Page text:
POOC: Personalized Open Online Course which provides non-standardized education for the masses by customizing and adjusting the content to its users. With technology, learning can be personalized according to students’ characteristics, preferences and activities.

LOOC: Little Open Online Courses offer standardized assessments, grading and credits.

wMOOC: It stands for wrapped MOOC. A MOOC that is adapted for paying students or included as part of an existing course for enrolled students.

mMOOC: It stands for mini MOOC. Mini-MOOCs are short courses with only one or two clearly defined learning objectives.

tMOOC: It stands for transfer MOOC. This type of MOOC would work best for training when the main goal is knowledge transfer, such as employee orientation and business etiquette training.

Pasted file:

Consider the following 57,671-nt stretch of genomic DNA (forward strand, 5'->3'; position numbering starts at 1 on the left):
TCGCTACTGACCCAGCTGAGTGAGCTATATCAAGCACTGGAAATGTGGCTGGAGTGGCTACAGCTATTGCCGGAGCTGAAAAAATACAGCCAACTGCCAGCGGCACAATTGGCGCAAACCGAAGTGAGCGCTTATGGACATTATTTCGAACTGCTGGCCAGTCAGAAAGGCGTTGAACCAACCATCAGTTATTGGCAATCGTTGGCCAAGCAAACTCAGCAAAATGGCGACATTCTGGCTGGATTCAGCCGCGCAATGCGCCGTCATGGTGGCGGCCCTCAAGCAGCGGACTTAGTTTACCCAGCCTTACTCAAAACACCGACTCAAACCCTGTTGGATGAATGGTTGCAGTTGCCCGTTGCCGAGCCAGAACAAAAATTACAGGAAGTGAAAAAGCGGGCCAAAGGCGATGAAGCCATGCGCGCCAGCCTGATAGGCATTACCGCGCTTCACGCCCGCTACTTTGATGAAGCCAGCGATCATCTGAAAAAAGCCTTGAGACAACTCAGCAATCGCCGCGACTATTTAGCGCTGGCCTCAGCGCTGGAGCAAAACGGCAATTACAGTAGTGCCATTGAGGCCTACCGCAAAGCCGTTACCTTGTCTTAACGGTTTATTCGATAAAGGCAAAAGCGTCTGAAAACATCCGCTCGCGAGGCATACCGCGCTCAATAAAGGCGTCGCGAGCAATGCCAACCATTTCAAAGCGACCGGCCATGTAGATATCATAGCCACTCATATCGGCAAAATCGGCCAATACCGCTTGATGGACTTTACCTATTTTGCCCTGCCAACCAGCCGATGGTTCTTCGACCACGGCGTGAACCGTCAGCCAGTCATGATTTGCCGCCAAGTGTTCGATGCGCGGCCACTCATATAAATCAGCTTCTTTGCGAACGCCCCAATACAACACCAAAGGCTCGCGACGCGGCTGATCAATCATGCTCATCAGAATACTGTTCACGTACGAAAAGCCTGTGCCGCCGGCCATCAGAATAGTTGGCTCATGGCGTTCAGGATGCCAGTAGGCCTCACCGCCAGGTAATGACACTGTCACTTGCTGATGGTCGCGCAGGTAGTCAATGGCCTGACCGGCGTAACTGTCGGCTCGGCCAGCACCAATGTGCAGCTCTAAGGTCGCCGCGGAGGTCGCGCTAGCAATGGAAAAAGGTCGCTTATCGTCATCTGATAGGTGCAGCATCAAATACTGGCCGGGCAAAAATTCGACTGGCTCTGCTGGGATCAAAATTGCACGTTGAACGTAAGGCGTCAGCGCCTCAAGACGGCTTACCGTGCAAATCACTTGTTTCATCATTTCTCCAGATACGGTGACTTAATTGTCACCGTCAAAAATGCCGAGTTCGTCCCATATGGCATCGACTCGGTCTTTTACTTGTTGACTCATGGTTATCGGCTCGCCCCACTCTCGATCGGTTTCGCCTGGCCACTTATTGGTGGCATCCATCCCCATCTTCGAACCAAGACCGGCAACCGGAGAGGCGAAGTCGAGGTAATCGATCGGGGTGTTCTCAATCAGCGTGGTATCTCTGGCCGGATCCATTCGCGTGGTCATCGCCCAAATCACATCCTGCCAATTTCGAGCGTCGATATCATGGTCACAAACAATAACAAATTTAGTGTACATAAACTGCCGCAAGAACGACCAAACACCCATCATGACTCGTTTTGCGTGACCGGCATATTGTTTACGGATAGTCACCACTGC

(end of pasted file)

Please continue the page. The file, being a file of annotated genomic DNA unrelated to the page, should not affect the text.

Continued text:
madeMOOC: It tends to be more innovative by making effective use of video and interactive material, avoiding talking heads in favour of Khan Academy or Udacity hand onboard sequences.

asynchMOOC: The asynch MOOC courses are completely open, with no fixed start or end dates, and have an elastic evaluation and course-task deadlines. Since it can start at any time and place, it is ideal for people with overloaded schedules and in cases where synchronous participation is difficult, such as for employees in different time zones. This flexibility may help reduce high dropout rates.

Content-based MOOC: Content-based MOOCs are those with a mass registration of students, taught by professors from major universities and using automatic evaluation methods.

Flex-MOOC: Flex-MOOC is a learner-centered MOOC that allows students to create learning paths aligned with their strengths, needs and preferences by selecting modules. Flex-MOOCs provide content in modules that allow learners to control the sequence and timeline of content presentation.